Free speech and the state of American culture
In just the past few days I have been bombarded, as I am sure many of you have, by negative reports and studies about the state of American society. There are clearly causes for great concern for our nation’s future.
We have legions of college students who have evidently drunk the woke Kool-Aid and believe that any opinion that does not coincide with their liberal, “woke” agenda is hate speech and is a legitimate target for being censored, silenced, or shut down by woke mobs exercising a “heckler’s veto.”
There is nothing “liberal” about such philosophies or the behaviors they generate. In fact, they are far more similar to, and reminiscent of, fascist mobs and McCarthyite red-scare tactics.
As I have read these reports and watched them online, I have become increasingly resolved that we must exercise our freedom of speech despite the possible consequences, or we will lose the right to that very freedom of speech.
For example, two publications I have been reading since the age of 12 (Decision, a publication of the Billy Graham Evangelistic Association) and the age of 18 (The New York Times) presented me with information that both thoroughly alarmed me and helped to explain our current cultural malaise at the same time.
First, the New York Times informs us that "Most Teenagers Have Seen Online Porn, Report Says." The report explained how social media transformed adolescents’ access to hard-core pornography.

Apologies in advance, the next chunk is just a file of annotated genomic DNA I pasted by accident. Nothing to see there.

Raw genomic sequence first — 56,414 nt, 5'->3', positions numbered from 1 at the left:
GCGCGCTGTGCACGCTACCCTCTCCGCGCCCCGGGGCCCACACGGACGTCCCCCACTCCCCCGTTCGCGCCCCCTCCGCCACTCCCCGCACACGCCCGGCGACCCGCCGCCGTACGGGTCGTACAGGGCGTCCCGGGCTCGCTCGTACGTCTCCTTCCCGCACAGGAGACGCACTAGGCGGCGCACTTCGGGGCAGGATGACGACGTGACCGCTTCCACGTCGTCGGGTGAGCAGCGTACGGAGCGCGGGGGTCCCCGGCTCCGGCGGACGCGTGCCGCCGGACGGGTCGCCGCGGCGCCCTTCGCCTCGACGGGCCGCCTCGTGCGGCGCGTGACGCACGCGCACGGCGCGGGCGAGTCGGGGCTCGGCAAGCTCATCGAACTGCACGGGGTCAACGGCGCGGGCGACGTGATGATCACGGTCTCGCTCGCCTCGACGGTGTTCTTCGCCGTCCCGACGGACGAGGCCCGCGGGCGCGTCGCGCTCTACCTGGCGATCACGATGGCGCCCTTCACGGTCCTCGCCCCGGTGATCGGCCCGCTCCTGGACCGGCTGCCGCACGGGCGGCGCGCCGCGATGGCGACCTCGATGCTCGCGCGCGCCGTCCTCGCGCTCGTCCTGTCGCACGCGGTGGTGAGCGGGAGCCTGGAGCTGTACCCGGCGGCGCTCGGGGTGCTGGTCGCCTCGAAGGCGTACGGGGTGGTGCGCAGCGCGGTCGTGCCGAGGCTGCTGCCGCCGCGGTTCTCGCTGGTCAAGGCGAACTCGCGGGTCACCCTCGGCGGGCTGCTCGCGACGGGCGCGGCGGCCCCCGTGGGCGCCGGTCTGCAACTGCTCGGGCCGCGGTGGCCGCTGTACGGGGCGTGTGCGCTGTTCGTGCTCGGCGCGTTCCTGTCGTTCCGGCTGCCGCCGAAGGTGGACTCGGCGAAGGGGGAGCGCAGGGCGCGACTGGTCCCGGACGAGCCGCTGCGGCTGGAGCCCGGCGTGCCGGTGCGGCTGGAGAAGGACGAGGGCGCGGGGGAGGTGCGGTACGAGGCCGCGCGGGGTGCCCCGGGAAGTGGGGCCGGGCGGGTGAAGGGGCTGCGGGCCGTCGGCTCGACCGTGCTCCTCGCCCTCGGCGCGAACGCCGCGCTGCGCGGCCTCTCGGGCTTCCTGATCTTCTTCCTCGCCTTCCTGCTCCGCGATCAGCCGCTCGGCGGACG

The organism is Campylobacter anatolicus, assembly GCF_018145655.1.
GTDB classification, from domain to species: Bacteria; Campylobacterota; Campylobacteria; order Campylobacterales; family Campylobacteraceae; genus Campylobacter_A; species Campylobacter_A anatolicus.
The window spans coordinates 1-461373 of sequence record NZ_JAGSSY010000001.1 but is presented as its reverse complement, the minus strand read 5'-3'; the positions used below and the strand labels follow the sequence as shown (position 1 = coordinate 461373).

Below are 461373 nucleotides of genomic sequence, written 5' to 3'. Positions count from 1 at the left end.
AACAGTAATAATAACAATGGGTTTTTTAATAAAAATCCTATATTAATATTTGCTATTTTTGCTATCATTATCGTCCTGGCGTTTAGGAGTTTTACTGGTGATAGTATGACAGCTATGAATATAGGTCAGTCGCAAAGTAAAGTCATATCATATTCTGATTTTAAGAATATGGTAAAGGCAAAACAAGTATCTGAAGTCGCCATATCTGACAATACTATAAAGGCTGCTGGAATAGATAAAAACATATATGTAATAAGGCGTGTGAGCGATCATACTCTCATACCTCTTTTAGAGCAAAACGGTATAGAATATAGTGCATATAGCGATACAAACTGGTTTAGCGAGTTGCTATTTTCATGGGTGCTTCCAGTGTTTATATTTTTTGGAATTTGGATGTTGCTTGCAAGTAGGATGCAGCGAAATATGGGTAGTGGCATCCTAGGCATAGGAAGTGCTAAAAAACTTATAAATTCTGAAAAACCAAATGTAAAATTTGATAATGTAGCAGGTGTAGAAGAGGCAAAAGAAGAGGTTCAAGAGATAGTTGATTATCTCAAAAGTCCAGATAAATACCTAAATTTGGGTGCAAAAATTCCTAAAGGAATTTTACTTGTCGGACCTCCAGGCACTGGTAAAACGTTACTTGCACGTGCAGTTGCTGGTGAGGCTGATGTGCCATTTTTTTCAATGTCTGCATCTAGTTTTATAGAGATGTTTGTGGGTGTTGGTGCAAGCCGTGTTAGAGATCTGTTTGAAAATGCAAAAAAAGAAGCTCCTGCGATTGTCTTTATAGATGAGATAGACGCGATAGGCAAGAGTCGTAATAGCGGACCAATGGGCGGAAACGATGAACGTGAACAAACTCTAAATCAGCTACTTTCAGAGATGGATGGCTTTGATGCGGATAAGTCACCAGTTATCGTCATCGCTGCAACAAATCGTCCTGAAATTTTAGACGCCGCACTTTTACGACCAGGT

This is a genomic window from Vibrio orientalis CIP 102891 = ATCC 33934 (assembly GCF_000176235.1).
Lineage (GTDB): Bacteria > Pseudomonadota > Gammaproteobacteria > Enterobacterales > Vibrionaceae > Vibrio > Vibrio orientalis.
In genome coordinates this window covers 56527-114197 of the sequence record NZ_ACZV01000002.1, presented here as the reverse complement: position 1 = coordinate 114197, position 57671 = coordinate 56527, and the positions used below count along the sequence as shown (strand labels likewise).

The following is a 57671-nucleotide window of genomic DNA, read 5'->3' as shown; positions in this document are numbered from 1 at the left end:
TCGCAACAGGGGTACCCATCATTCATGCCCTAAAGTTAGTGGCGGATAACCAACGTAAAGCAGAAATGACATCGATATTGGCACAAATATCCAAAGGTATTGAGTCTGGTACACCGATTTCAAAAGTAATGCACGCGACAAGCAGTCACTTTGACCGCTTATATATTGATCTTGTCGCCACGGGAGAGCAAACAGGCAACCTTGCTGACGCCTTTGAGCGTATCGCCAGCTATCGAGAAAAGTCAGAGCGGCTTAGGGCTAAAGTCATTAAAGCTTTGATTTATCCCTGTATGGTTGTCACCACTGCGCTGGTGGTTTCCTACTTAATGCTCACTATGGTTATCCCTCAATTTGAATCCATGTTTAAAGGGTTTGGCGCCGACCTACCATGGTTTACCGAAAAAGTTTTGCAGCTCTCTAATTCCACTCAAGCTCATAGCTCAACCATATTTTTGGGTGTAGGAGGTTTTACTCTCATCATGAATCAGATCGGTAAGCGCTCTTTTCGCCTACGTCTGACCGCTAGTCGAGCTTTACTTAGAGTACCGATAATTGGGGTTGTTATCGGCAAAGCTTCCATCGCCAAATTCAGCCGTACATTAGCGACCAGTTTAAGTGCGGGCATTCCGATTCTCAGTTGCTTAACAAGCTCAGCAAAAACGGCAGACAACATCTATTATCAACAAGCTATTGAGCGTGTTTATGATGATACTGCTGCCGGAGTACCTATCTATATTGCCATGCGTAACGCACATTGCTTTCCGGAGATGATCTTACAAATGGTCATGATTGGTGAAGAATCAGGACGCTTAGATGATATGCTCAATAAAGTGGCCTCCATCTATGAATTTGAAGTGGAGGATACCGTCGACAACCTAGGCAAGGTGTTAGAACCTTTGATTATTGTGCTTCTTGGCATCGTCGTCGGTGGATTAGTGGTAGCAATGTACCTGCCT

Seventy-five percent of America’s teenagers had now viewed pornography online “by the age of 17 with the average of first exposure at age 12, according to the report by Common Cause Media.” Many of the young people surveyed did not seek out pornography, it sought them out on the internet. Many of them reported that they were at first disturbed by the images they viewed although less than 50% had discussed the issue with a parent or trusted adult. One measure of the growth of this cancer on society is the fact that in 2012 the porn business was earning $5 billion a year and today it is estimated to be a $15 billion a year blight on society.
Why such a rapid increase? The moral laxity of the culture brought on by the decline in moral clarity and intestinal fortitude of the American pulpit is one leading contributor.
This became more clear to me as I read my copy of Decision magazine, which I first remember reading as a boy of 12 when it came to our home on a regular basis (my father had been saved at a Billy Graham Crusade in Houston in 1952 when I was 6 years old).
The issue which arrived in my mailbox earlier this week (the January 2023 issue) contained an article, “What’s Wrong with America’s Pulpits?” by Lee Weeks.
The article was based on “The American Worldview Inventory, 2022,” researched and published by George Barna, the director of research with the Cultural Research Center at Arizona Christian University. Barna and his team surveyed and analyzed bedrock doctrines of the Christian faith to measure the doctrinal orthodoxy of America’s Protestant Clergy, as well as the general population.
The result of Barna’s research makes for devastating reading for Americans who are traditionally orthodox Christians. For example, Barna’s seven bedrock biblical beliefs constituting a biblical worldview were:
- God is the eternal, omniscient, omnipotent, and just Creator.
- Humans are sinful by nature.
- Jesus Christ grants forgiveness of sin and eternal life when sinners repent and profess their faith in Him alone.
- The Bible is true, reliable, and always relevant.
- Absolute moral truth exists.
- Success is defined as consistent obedience to God.